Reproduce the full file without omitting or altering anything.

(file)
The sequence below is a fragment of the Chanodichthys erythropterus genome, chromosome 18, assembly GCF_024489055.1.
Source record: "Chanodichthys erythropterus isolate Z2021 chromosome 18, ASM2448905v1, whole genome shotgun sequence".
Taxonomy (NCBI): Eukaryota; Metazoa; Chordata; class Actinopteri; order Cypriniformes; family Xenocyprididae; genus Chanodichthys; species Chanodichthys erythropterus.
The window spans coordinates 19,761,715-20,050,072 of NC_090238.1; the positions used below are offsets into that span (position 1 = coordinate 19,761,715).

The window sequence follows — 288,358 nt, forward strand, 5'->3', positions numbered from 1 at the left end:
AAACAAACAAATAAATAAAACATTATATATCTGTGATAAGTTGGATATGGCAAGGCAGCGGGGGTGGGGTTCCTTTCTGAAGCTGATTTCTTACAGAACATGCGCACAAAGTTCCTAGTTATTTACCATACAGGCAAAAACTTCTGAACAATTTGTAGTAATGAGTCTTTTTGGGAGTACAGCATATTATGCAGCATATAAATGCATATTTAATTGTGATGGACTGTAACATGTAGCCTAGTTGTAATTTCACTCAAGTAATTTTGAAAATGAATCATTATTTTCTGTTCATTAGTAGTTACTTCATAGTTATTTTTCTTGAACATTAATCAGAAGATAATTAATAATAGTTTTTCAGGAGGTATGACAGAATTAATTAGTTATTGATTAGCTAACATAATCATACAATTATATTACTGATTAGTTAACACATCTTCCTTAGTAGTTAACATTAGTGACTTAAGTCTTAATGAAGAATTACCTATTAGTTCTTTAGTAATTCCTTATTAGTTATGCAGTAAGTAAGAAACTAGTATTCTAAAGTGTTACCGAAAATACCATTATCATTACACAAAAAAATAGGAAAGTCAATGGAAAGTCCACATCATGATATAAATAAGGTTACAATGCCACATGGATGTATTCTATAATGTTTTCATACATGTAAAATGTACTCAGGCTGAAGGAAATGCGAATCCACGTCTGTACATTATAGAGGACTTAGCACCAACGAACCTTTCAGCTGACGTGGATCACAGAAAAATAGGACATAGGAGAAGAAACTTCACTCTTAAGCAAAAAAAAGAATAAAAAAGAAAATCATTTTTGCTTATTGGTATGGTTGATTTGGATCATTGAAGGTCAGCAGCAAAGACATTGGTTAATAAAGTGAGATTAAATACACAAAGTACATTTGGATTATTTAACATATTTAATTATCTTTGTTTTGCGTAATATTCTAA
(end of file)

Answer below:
The sequence below is a fragment of the Chanodichthys erythropterus genome, chromosome 18, assembly GCF_024489055.1.
Source record: "Chanodichthys erythropterus isolate Z2021 chromosome 18, ASM2448905v1, whole genome shotgun sequence".
Taxonomy (NCBI): Eukaryota; Metazoa; Chordata; class Actinopteri; order Cypriniformes; family Xenocyprididae; genus Chanodichthys; species Chanodichthys erythropterus.
The window spans coordinates 19,761,715-20,050,072 of NC_090238.1; the positions used below are offsets into that span (position 1 = coordinate 19,761,715).

The window sequence follows — 288,358 nt, forward strand, 5'->3', positions numbered from 1 at the left end:
AAACAAACAAATAAATAAAACATTATATATCTGTGATAAGTTGGATATGGCAAGGCAGCGGGGGTGGGGTTCCTTTCTGAAGCTGATTTCTTACAGAACATGCGCACAAAGTTCCTAGTTATTTACCATACAGGCAAAAACTTCTGAACAATTTGTAGTAATGAGTCTTTTTGGGAGTACAGCATATTATGCAGCATATAAATGCATATTTAATTGTGATGGACTGTAACATGTAGCCTAGTTGTAATTTCACTCAAGTAATTTTGAAAATGAATCATTATTTTCTGTTCATTAGTAGTTACTTCATAGTTATTTTTCTTGAACATTAATCAGAAGATAATTAATAATAGTTTTTCAGGAGGTATGACAGAATTAATTAGTTATTGATTAGCTAACATAATCATACAATTATATTACTGATTAGTTAACACATCTTCCTTAGTAGTTAACATTAGTGACTTAAGTCTTAATGAAGAATTACCTATTAGTTCTTTAGTAATTCCTTATTAGTTATGCAGTAAGTAAGAAACTAGTATTCTAAAGTGTTACCGAAAATACCATTATCATTACACAAAAAAATAGGAAAGTCAATGGAAAGTCCACATCATGATATAAATAAGGTTACAATGCCACATGGATGTATTCTATAATGTTTTCATACATGTAAAATGTACTCAGGCTGAAGGAAATGCGAATCCACGTCTGTACATTATAGAGGACTTAGCACCAACGAACCTTTCAGCTGACGTGGATCACAGAAAAATAGGACATAGGAGAAGAAACTTCACTCTTAAGCAAAAAAAAGAATAAAAAAGAAAATCATTTTTGCTTATTGGTATGGTTGATTTGGATCATTGAAGGTCAGCAGCAAAGACATTGGTTAATAAAGTGAGATTAAATACACAAAGTACATTTGGATTATTTAACATATTTAATTATCTTTGTTTTGCGTAATATTCTAA